Pioneering journalist and civil rights activist Almena Lomax was a leader in African American journalism and founded a black weekly newspaper in Los Angeles. She was the first black person to work on the city desk of the San Francisco Chronicle.
Hallie Almena Davis was born on July 23, 1915, in Galveston, Texas. Her father was postal deliveryman and her mother was a full-time seamstress. In 1917 the Davis family relocated to Chicago briefly before permanently settling in California in the early 1920s.
In 1933, Davis graduated from Jordan High School in Los Angeles, California and soon afterwards enrolled in Los Angeles City College where she majored in journalism. Davis graduated in 1938 and was hired by editor Charlotta Bass to work for the African American weekly The California Eagle. Davis also worked at a local Los Angeles radio station, where she ran a news/interview broadcast program two times a week.
In 1941, Davis acquired a loan from her future father-in-law, Lucius W. Lomax Sr., enabling her to start her own newspaper, The Los Angeles Tribune. Soon afterward she wed Lucius W. Lomax Jr., and the couple had six children before the marriage ended in 1960.
Throughout the 1940s and into the 1950s, the Los Angeles Tribune attained great popularity and eventually rivaled the much older California Eagle and the Los Angeles Sentinel, the other black newspapers in the city. Beginning first as a small weekly newsletter, by the end of the decade the Tribune’s weekly circulation reached around 25,000 subscriptions. Occasionally Lomax wrote for other newspapers as well. In 1946 she wrote a controversial guest editorial challenging the myth of African American male sexual prowess. The piece won her first place in the Wendell L. Willkie Awards for Negro Journalism.
By the 1950s, Lomax became more directly involved in politics and civil rights activism. In 1952 she was a delegate to the Democratic National Convention. In 1956, Lomax traveled to Montgomery, Alabama to write about the ongoing Montgomery Bus Boycott and the emerging Civil Rights Movement. Later in the decade she led protests against an array of Hollywood motion pictures that she and others felt promoted damaging representations of African Americans. Two of those films were Porgy and Bess and Imitation of Life.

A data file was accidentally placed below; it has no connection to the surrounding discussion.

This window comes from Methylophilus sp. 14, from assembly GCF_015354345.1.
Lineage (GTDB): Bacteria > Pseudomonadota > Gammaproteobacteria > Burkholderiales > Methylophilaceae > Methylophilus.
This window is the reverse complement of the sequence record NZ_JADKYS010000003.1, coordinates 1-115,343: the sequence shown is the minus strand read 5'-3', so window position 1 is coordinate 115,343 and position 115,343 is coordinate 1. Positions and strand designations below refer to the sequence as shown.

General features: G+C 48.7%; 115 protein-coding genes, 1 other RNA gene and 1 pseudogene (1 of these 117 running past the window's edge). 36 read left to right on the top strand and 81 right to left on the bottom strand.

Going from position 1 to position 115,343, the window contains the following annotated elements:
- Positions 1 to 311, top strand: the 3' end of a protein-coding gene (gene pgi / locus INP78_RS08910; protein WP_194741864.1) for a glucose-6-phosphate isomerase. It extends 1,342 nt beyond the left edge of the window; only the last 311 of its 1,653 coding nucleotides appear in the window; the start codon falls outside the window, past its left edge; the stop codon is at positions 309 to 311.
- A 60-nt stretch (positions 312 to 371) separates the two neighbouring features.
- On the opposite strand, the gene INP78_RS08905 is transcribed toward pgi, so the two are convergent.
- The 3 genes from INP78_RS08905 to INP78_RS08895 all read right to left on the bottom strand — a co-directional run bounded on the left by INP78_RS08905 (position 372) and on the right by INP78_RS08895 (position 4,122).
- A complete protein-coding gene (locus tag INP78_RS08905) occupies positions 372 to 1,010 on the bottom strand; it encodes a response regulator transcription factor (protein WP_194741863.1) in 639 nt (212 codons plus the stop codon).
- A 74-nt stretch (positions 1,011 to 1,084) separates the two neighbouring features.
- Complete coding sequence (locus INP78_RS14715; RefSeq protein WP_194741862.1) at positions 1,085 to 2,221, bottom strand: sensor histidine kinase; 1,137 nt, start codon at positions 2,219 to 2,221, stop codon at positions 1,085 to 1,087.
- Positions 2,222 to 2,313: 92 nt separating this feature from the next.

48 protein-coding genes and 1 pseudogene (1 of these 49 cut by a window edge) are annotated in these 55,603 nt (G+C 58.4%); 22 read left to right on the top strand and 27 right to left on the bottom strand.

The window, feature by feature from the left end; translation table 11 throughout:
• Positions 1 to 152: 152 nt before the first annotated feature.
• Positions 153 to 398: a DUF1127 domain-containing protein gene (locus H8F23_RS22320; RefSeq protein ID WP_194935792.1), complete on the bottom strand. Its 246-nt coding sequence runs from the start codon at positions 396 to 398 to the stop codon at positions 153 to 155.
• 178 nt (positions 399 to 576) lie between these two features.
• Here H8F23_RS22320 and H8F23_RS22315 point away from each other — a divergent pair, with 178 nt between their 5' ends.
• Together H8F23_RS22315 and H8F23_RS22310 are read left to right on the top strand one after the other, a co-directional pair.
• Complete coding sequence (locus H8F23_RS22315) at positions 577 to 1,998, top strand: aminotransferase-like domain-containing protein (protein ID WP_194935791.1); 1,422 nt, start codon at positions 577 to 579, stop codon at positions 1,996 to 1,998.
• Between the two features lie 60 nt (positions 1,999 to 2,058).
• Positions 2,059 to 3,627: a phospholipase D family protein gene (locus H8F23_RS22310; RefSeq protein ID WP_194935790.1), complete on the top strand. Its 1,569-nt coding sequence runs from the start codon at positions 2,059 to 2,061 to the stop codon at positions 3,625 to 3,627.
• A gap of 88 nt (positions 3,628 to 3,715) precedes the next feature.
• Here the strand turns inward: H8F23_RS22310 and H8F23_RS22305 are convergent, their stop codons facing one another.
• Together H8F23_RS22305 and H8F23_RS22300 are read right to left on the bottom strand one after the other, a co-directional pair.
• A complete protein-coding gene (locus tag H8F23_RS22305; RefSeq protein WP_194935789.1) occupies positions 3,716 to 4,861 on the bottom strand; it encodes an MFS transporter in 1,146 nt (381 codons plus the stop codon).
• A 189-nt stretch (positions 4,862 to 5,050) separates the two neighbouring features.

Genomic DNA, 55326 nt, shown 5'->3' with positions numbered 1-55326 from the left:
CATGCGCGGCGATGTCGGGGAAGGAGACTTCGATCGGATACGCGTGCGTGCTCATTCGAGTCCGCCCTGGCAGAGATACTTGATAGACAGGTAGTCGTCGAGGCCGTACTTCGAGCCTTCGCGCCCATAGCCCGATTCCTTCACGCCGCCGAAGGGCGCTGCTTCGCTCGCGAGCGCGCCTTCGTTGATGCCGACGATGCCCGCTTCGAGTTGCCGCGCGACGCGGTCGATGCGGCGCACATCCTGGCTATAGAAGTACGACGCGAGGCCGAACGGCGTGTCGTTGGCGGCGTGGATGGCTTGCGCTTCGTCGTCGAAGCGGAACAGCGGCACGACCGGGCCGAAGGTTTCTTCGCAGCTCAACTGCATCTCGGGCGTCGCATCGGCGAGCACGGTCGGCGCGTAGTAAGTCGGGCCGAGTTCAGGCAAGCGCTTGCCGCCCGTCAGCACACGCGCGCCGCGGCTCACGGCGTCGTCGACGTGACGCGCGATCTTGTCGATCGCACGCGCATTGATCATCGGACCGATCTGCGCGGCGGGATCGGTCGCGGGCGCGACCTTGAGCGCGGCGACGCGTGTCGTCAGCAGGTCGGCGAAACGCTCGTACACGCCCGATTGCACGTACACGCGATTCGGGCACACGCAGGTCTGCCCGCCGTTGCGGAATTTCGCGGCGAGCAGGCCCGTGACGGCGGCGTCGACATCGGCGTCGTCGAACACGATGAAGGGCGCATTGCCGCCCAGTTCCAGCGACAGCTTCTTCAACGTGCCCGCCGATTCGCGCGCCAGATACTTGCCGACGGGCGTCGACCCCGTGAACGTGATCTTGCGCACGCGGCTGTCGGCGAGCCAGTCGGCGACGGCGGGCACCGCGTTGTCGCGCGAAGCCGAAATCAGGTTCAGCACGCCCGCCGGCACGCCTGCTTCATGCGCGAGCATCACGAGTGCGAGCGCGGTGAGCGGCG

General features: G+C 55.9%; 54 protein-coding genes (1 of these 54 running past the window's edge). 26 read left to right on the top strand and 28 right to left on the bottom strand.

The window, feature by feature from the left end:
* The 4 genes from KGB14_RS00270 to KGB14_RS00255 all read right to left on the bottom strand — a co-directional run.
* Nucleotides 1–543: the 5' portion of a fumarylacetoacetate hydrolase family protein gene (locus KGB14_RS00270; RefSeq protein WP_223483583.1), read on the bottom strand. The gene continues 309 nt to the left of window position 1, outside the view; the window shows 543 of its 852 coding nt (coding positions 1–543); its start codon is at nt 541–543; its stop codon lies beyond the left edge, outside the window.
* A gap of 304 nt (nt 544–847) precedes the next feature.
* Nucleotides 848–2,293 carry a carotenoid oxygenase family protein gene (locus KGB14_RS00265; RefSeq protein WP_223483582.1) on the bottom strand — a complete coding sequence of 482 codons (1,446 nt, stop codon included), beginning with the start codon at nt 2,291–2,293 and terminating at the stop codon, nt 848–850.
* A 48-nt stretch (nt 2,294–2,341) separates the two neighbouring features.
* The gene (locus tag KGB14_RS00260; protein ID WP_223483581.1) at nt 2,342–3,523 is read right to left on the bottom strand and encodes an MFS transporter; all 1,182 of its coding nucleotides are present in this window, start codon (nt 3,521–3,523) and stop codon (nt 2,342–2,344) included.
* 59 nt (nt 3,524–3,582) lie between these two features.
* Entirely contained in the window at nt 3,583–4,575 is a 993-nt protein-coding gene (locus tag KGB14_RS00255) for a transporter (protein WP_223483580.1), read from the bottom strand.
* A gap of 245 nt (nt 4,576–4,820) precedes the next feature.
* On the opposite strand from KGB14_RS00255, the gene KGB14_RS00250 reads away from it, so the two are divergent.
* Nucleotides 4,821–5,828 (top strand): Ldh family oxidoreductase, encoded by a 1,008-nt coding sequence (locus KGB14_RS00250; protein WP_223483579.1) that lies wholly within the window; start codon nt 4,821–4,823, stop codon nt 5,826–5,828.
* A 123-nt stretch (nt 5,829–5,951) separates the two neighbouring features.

The Los Angeles Tribune ended its publication in 1960 when Lomax divorced her husband and moved with her six children to Tuskegee, Alabama. From Tuskegee she continued to write articles for national magazines such as The Nation. In 1969 she returned to California and wrote for the San Francisco Chronicle and later its competitor the San Francisco Examiner. Lomax continued to write on political and social events into the 1990s. Her career ended when she developed poor eyesight.
Her daughter Melanie went on to become the president of the Los Angeles Police Commission and a prominent civil rights attorney before her death in 2006. Another daughter Michele was a film critic at the San Francisco Examiner before her death in 1987. Her son Michael is national president and CEO of the United Negro College Fund and a son Mark is a Los Angeles attorney.
Hallie Almena Davis Lomax passed away on March 25, 2011, in Pasadena, California. She was 95.